Recreation net ban 'unfair'
The ban on recreational set net fishing along the east coast of Marlborough is "unfair", says Marlborough Recreational Fishers Association chairman Tony Orman.
He raised the issue at the association's annual meeting last week, and said the ban from Cape Jackson to the Clarence River punished recreational fishermen because there was no parallel ban on commercial fishermen.
Primary Industries Minister David Carter last month withdrew the plan to lift the ban on recreational set net fishing, which was proposed in October last year.
He asked for more information on the rule in February after two Hector's dolphins were killed in nets, believed to be set by amateur fishermen off the Canterbury Coast.
Mr Orman said the Government's refusal to lift the ban and communicate with the association was "frustrating".
"There has been no example of a dolphin getting caught in a recreational fisher's net along Marlborough's east coast, so why is it continuing?
"Our nets can only be 60 metres long. Commercial operators can have 1000 metres across the bays. The rule doesn't seem fair.
"Dolphins don't tend to inhabit rocky areas where recreational nets are usually placed to catch butterfish or moki. They like wide open bays, the type commercial fishers put their nets across."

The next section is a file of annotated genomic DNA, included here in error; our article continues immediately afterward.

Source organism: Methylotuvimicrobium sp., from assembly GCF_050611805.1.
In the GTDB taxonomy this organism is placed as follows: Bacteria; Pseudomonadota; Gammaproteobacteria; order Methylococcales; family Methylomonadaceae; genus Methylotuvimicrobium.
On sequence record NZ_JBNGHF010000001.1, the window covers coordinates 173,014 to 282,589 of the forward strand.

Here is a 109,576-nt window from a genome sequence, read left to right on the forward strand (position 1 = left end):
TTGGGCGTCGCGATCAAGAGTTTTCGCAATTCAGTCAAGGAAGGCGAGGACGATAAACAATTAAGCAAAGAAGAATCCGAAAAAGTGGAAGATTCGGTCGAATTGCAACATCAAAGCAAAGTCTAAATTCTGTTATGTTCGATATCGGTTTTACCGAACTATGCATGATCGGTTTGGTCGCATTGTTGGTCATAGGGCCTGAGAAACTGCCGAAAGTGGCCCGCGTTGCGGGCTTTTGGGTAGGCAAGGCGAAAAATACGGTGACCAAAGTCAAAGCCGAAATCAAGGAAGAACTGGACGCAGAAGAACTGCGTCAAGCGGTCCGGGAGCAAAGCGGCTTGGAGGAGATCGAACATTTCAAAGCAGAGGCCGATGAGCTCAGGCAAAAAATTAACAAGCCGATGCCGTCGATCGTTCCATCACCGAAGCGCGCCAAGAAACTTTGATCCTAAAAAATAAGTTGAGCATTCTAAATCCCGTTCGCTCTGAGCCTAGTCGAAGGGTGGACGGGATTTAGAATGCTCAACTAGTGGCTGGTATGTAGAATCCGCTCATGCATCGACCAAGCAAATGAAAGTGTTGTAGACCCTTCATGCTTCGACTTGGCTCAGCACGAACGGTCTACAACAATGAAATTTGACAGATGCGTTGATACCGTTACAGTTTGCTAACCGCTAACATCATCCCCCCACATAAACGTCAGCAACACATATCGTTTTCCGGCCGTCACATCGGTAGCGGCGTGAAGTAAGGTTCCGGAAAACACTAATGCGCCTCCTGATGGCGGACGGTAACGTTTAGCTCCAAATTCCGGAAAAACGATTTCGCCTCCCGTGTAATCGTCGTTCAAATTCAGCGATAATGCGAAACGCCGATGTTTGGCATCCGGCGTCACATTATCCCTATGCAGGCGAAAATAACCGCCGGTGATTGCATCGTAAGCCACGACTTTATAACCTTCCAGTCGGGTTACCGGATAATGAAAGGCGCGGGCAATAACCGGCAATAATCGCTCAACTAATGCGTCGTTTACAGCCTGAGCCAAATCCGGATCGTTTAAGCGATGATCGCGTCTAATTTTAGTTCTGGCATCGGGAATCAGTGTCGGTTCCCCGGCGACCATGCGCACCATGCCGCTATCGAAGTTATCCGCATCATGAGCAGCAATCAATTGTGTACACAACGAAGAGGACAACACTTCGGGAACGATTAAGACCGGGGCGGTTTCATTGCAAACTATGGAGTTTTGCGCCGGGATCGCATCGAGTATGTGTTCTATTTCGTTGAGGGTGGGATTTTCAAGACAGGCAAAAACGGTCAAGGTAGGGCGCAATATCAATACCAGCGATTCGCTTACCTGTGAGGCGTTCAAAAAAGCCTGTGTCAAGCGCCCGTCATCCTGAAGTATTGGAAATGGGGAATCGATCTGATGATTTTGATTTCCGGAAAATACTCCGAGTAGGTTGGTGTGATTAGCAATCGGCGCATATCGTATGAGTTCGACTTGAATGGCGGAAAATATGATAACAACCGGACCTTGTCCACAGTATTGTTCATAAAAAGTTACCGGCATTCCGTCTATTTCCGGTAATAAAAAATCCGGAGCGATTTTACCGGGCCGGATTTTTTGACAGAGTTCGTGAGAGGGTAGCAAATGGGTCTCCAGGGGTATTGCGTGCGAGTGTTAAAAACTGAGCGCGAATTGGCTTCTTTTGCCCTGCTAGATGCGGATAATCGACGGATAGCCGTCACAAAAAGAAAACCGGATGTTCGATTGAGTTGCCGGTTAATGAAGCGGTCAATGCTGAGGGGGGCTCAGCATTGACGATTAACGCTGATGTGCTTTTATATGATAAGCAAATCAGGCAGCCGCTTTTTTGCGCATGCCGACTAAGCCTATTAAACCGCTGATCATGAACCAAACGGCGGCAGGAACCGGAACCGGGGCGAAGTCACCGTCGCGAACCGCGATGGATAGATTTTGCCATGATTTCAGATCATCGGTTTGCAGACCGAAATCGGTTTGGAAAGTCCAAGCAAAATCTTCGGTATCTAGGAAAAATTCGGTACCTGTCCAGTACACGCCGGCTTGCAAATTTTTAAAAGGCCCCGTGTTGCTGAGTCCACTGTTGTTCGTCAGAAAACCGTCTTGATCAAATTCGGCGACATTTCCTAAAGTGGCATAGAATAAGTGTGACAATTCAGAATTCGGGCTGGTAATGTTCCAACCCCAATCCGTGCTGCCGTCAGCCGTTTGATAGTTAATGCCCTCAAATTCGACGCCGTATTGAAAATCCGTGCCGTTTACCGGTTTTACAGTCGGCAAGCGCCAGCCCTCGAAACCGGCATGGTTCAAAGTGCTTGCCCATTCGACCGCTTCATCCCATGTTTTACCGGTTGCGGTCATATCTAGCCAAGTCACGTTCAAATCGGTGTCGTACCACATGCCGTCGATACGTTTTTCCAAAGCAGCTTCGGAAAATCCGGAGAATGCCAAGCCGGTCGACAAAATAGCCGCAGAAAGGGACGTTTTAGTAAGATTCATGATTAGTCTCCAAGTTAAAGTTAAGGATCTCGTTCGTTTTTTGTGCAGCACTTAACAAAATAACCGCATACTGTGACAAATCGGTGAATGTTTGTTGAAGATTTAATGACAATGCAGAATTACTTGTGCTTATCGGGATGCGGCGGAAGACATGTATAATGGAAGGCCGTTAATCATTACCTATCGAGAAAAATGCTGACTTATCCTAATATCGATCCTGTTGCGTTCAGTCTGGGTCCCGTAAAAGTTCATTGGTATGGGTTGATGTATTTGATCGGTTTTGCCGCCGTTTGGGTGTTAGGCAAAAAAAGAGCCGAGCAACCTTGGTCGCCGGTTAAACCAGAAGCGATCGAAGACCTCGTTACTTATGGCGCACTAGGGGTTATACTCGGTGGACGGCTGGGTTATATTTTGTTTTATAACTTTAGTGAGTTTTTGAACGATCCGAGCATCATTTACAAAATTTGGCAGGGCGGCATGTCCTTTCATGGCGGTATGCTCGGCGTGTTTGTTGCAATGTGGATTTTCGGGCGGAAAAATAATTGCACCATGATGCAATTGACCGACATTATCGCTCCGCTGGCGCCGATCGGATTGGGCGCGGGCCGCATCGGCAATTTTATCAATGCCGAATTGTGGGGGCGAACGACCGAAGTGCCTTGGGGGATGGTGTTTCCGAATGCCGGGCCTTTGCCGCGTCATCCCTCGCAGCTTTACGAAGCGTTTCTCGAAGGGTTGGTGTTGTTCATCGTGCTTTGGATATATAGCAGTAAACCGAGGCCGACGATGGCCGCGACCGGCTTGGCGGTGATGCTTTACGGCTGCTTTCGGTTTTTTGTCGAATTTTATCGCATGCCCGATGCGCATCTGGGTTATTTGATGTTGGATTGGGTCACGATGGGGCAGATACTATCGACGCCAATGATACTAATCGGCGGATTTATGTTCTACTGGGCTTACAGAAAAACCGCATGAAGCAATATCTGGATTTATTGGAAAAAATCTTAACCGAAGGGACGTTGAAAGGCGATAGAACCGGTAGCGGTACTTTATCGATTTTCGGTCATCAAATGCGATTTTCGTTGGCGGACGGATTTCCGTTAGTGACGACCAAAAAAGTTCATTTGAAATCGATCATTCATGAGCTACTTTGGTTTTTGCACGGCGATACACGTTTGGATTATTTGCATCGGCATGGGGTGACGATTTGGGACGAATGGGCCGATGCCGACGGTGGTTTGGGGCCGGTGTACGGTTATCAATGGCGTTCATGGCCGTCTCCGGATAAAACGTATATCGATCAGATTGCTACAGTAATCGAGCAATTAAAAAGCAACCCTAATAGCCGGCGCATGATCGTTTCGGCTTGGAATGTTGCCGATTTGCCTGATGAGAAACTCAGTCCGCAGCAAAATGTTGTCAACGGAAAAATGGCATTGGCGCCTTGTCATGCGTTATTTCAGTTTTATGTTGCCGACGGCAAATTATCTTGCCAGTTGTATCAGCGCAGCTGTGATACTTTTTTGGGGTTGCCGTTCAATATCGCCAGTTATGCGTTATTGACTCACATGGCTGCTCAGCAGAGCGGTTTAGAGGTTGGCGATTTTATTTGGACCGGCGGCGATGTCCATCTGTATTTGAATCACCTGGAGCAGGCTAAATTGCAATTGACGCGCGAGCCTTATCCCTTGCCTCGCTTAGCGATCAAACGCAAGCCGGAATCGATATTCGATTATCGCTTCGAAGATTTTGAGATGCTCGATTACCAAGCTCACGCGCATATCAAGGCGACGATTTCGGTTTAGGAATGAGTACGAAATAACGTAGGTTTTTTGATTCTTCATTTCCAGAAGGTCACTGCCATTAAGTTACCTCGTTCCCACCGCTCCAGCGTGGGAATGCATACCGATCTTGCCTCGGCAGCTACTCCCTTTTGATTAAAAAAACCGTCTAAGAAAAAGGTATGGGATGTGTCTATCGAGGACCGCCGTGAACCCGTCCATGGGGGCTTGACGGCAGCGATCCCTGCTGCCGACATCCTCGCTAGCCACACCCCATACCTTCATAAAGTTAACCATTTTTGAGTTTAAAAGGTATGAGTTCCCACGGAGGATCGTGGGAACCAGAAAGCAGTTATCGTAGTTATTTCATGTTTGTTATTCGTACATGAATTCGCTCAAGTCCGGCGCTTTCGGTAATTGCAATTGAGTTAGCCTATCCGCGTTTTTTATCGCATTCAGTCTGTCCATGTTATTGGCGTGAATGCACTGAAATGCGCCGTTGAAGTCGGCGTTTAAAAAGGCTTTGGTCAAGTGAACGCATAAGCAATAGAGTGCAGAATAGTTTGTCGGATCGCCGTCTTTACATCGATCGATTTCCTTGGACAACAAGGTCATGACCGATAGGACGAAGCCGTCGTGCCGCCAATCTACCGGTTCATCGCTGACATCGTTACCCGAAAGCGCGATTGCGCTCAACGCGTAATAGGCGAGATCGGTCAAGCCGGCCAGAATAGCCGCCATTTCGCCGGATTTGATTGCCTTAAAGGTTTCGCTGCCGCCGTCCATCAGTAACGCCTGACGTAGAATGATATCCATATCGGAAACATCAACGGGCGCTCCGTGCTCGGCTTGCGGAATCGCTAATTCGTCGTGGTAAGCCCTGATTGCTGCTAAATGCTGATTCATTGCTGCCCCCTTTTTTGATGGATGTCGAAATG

The association had twice invited Mr Carter to meet them but he had declined, Mr Orman said.
"He has refused to communicate with us over any of the issues and it's become a very frustrating situation.
"He declined because of a busy schedule, but all we want is an hour or two to talk to him about what's happening here."
The association had tried several times to meet former fisheries minister Phil Heatley, but he had also declined, Mr Orman said. Primary Industries deputy director-general Scott Gallacher said there was "no change at this stage" on the recreational set net fishing ban rule.
The Marlborough Express